The Sunday newspapers in the UK have a range of puzzles. They all have the blocked cryptics familiar from their daily versions, and some have additional features such as a general knowledge puzzle. The Observer, the Sunday Times and the Independent on Sunday also each have a barred ‘plain’ puzzle – this is essentially a version of the ordinary daily cryptic, only with word endings marked by bars, a much higher proportion of crossing letters checked and a more rarefied vocabulary. These puzzles expect you to refer to a dictionary regularly, and that dictionary is Chambers. (The Sunday Telegraph stands out in that it has a thematic barred puzzle.)
Each paper has what might be called a ‘brand’. The Observer puzzle is by Azed (who has single-handedly produced a sequence of 2,200+ puzzles in his time at the paper) – the brand there is the Spanish Inquisition, with his predecessors being Torquemada and Ximenes, and Azed’s pseudonym itself is derived from a third Inquisitor called Deza. Azed’s puzzles are mostly plain, but he also has regular specials with some thematic content.
The Sunday Times puzzle, currently at 2,700+, appears under the single name of Mephisto, though it is currently set by a team of three setters.
And in the Independent on Sunday we have Beelzebub, currently just shy of 1,300 puzzles , and currently set by two people. I’ve set more than 600 Beelzebub puzzles since 1995.
The names Beelzebub and Mephisto might suggest a certain commonality of inspiration, and for a while they were indeed set by the same person – Richard Whitelegg (who also used the pseudonym Lucifer – the inspiration is hard to shake off). He did not launch the Mephisto ‘brand’, inheriting it from Richard Kilner, but he was already setting those puzzles when asked to start a similar one for the Independent on Sunday. Setting two heavyweight puzzles a week is no mean feat, and I don’t think current crossword histories quite give Richard his due. Indeed, he also set one or more puzzles a week for the daily Independent (where he was both Lucifer and Albipedius – Albipedius isn’t another manifestation of his Satanic majesty, merely ‘white leg’ in Latin).
The handover when it came was sadly and unsettlingly quick. I received a phone call asking if I could stand in for Richard for a few weeks while he underwent hospital treatment. Richard, it turned out, worked to very tight deadlines, so a puzzle was wanted almost immediately. As it happened, I had been idly producing barred puzzles for my own amusement, and I had five completed and one about half-way. I edited the five and completed the sixth and was able to get those back to the editor in about a week. No. 270 was the first to appear. Richard had a very fast-acting cancer, and did not come out of hospital – No. 269 was his last Beelzebub.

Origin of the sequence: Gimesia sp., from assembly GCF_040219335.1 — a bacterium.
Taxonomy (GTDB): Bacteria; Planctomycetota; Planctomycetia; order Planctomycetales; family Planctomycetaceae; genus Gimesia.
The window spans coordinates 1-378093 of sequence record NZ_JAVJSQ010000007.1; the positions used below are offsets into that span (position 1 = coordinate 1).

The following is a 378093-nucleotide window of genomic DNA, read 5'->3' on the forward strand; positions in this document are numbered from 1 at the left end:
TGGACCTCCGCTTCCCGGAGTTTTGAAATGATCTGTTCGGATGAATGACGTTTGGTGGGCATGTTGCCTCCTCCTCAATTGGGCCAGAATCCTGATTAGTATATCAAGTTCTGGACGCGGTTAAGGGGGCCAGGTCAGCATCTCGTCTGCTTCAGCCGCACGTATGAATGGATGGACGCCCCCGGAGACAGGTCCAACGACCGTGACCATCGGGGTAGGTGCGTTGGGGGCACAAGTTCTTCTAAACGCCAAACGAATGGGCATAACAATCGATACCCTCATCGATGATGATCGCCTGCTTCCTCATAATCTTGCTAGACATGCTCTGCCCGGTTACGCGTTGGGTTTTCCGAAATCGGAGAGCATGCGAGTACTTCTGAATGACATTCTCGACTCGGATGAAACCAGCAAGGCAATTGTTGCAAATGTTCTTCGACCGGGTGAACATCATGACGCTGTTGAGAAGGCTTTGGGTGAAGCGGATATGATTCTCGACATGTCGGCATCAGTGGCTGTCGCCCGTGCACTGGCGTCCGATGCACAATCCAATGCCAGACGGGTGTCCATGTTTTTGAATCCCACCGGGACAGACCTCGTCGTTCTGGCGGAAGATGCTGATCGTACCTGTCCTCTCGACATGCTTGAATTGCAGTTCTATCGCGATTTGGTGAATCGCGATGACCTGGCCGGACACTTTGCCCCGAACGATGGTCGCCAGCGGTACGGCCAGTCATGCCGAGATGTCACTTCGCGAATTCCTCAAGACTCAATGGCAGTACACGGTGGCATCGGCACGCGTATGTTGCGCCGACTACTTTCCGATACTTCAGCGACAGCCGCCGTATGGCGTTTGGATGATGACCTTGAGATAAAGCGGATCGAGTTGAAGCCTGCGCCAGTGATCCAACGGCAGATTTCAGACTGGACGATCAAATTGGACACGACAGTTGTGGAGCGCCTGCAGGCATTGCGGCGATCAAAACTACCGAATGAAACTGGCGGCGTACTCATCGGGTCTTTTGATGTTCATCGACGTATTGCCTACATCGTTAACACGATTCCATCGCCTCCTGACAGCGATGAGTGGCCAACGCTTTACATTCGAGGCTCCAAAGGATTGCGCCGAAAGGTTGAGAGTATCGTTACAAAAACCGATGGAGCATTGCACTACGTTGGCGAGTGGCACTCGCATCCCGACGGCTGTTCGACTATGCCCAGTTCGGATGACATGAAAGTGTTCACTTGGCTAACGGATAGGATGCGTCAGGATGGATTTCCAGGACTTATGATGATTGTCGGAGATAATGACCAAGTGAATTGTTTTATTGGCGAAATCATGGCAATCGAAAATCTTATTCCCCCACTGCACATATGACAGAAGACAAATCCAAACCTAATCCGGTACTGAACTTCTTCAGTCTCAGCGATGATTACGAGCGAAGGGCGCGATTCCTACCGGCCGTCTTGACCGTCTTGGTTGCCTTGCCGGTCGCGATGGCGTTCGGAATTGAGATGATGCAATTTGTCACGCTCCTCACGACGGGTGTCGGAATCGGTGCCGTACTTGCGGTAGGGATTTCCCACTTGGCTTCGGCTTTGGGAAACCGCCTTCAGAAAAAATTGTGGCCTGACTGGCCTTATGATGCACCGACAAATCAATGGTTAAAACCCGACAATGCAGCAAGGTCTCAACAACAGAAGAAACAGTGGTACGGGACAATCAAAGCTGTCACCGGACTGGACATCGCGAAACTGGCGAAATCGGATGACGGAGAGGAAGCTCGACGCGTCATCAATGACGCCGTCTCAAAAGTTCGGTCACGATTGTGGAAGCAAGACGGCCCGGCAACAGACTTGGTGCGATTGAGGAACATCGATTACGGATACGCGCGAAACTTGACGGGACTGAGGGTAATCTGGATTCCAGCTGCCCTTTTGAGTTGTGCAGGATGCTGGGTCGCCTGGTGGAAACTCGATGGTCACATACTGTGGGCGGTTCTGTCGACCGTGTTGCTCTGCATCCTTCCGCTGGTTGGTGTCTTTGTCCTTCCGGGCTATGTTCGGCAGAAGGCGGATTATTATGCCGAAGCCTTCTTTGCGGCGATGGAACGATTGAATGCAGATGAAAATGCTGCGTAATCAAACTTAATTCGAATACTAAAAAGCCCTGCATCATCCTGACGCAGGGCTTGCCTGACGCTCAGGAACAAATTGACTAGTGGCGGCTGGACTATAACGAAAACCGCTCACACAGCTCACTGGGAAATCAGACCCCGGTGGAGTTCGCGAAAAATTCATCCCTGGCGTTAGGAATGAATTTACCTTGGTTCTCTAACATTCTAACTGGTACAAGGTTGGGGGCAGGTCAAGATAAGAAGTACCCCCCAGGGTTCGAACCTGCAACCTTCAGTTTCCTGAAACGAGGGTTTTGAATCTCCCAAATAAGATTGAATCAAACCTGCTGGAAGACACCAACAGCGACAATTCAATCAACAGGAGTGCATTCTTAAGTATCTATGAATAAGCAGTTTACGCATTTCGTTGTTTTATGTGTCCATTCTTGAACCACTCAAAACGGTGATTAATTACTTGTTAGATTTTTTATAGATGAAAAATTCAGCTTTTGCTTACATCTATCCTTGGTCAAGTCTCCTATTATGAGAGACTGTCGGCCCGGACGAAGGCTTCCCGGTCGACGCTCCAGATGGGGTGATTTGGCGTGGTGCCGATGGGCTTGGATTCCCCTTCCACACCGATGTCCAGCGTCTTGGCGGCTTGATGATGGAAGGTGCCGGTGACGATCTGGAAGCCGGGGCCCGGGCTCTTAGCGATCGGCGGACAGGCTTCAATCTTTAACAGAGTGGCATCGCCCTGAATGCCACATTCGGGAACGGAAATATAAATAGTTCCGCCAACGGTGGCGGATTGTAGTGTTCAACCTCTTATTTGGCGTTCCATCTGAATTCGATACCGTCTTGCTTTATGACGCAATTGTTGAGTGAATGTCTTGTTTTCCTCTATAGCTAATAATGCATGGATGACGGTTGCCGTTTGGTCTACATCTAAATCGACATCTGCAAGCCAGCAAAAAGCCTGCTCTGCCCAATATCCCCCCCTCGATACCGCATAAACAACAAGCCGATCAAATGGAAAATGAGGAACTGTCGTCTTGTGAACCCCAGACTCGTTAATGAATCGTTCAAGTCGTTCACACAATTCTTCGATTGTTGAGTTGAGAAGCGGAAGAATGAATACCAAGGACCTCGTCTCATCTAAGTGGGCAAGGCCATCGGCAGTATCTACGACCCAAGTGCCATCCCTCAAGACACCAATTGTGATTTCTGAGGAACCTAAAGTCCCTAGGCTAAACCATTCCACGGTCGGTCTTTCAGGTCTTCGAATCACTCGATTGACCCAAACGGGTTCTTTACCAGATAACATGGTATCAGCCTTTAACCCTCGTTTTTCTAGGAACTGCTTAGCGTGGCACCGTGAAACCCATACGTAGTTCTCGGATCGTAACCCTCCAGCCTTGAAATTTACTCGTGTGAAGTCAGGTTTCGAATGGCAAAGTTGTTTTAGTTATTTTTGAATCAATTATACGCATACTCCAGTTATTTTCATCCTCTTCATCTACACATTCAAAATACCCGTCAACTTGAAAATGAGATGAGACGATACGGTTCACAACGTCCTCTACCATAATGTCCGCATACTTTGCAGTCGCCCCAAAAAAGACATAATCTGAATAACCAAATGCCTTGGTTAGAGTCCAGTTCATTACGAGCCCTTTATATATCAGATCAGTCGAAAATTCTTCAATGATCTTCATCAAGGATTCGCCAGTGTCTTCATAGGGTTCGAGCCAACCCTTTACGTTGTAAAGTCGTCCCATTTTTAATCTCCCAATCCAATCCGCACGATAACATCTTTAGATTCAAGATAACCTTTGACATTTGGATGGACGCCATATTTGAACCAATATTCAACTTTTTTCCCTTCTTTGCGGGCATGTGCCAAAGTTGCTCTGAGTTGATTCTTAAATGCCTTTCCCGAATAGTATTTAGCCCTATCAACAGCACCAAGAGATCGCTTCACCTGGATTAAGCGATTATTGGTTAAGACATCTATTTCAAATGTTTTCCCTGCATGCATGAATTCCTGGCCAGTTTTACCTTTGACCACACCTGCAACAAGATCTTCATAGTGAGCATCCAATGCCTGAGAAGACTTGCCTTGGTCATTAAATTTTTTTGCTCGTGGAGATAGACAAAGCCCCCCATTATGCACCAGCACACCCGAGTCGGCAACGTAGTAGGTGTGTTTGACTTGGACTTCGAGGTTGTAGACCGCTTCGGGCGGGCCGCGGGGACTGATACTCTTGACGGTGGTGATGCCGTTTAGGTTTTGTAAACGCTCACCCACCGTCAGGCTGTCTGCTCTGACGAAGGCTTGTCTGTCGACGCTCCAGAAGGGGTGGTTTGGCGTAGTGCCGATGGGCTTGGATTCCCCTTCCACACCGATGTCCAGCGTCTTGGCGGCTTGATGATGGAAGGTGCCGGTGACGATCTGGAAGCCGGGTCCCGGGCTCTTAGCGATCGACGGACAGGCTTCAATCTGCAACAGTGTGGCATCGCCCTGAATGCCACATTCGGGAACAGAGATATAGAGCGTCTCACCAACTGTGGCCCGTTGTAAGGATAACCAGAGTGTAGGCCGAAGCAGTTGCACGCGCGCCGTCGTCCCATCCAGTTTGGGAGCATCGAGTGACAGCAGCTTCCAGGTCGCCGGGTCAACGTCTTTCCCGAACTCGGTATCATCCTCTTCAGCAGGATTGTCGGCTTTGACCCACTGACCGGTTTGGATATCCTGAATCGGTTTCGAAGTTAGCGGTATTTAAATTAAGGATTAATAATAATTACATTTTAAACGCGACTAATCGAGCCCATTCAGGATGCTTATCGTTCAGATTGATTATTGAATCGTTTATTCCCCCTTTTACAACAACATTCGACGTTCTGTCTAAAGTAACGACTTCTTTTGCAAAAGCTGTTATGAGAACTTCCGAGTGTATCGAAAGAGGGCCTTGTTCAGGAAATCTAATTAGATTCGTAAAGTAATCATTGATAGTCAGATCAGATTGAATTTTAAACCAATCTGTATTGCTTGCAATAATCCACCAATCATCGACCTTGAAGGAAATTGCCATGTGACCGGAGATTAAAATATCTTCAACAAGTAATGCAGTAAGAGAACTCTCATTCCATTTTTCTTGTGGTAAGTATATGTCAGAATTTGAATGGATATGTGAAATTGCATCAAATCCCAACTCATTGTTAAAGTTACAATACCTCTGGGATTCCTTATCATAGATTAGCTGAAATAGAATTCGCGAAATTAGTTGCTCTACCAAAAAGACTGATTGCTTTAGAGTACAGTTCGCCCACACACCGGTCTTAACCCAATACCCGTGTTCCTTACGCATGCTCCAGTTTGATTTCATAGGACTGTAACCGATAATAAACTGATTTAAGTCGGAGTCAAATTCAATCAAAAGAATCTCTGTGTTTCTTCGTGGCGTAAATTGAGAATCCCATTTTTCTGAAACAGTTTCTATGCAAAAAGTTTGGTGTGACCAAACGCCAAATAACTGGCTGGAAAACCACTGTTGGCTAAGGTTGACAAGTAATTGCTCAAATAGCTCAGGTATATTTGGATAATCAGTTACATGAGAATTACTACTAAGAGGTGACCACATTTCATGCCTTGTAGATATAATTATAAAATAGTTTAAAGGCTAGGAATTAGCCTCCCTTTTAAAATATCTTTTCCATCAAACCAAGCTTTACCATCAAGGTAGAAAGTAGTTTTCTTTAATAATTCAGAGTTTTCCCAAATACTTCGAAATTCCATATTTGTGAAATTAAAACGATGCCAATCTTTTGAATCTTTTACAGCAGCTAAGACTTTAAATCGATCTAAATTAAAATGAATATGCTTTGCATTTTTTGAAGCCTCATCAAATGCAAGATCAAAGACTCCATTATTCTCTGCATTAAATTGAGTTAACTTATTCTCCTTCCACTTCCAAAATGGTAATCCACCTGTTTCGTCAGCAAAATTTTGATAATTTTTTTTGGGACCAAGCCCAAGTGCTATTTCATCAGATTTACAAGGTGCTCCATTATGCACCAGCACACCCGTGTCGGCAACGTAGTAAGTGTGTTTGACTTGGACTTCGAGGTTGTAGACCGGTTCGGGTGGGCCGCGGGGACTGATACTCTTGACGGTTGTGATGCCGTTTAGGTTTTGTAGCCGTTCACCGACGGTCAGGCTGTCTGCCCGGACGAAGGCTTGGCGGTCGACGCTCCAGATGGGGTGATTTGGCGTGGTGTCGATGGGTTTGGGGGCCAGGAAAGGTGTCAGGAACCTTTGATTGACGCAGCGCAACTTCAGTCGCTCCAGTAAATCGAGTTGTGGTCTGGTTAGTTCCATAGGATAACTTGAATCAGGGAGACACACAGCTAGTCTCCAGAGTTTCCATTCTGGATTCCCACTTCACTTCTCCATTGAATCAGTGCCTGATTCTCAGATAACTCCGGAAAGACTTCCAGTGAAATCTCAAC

One rather curious consequence: I had no prior knowledge of Richard’s puzzles, so when they appeared I had to solve them like any other reader (that’s still the case even now for the puzzles by the ‘other Beelzebub’). And because newspapers assess the popularity of the crossword by the size of the entry, I also helped swell that entry, under a variety of pseudonyms. And one of those pseudonyms turned up as a winner of Beelzebub 269.
My thanks to the Independent (here‘s their daily crossword) for permission to reprint these puzzles. The Beelzebub crossword is not available online at the time of writing (September 2014). However, nearly all of the crosswords from 28 September 2008 through 1 April 2012 (970-1152) have been archived (albeit without grids) by the Proquest and Infotrac article databases — services with widespread library and institutional access. (My thanks to Arsinoe for that piece of information.)
The Independent was the first major UK newspaper to go online only, at the end of March 2016. One casualty was the Beelzebub crossword (see various blog posts on the site), although the other puzzles survived. I generally work several puzzles in hand, so there were quite a few completed and unpublished when the series stopped (and even several gridded but not clued). I am putting up the unpublished puzzles one at a time over a period of several months, after which I shall return to plundering the preceding 700 or so I set.
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